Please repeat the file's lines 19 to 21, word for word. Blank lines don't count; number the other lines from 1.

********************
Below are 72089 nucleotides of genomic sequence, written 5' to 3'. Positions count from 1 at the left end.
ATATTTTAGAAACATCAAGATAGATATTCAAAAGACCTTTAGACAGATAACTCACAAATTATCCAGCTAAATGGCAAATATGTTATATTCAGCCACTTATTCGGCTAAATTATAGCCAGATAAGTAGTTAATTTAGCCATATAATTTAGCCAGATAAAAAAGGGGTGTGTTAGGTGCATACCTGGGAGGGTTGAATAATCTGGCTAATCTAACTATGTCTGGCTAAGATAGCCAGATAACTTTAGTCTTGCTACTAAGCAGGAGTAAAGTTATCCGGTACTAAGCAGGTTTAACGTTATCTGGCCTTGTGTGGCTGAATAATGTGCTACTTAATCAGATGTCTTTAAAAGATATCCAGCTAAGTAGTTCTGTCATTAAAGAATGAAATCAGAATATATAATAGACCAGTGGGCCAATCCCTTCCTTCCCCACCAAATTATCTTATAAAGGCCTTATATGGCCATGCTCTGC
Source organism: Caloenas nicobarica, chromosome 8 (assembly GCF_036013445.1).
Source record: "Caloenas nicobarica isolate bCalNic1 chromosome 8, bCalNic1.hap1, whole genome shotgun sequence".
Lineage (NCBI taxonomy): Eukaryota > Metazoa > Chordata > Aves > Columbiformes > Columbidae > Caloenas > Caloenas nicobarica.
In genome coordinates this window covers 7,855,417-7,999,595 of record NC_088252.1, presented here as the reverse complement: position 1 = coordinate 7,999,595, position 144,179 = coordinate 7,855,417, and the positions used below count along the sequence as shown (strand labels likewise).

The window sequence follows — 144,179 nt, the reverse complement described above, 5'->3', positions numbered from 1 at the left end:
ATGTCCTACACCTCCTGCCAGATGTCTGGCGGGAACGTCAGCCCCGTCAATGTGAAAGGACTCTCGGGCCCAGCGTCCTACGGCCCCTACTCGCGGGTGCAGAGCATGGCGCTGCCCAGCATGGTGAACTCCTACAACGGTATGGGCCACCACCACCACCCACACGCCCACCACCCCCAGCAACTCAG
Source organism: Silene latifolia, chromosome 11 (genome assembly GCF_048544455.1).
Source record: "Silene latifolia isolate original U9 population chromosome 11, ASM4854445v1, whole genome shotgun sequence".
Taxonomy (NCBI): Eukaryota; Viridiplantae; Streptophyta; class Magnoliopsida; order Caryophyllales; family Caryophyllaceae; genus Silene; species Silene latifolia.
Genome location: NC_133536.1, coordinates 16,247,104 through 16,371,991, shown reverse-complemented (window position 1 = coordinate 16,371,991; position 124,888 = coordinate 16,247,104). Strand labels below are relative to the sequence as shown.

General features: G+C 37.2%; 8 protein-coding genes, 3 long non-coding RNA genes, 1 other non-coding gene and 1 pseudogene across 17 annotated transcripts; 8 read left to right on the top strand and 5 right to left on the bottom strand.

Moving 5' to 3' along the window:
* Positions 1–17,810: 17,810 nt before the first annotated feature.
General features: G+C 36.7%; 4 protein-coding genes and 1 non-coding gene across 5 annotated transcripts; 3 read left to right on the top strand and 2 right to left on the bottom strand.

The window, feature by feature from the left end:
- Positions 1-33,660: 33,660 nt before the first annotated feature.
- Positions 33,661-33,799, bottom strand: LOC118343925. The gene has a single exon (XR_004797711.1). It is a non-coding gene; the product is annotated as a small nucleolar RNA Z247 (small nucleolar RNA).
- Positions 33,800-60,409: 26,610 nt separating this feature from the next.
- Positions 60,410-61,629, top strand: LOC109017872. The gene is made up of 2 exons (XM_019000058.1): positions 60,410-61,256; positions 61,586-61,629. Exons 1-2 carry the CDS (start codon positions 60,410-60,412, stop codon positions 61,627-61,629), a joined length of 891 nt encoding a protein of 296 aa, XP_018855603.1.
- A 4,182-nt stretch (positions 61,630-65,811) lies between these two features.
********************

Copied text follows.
- Positions 33,661-33,799, bottom strand: LOC118343925. The gene has a single exon (XR_004797711.1). It is a non-coding gene; the product is annotated as a small nucleolar RNA Z247 (small nucleolar RNA).
- Positions 33,800-60,409: 26,610 nt separating this feature from the next.
- Positions 60,410-61,629, top strand: LOC109017872. The gene is made up of 2 exons (XM_019000058.1): positions 60,410-61,256; positions 61,586-61,629. Exons 1-2 carry the CDS (start codon positions 60,410-60,412, stop codon positions 61,627-61,629), a joined length of 891 nt encoding a protein of 296 aa, XP_018855603.1.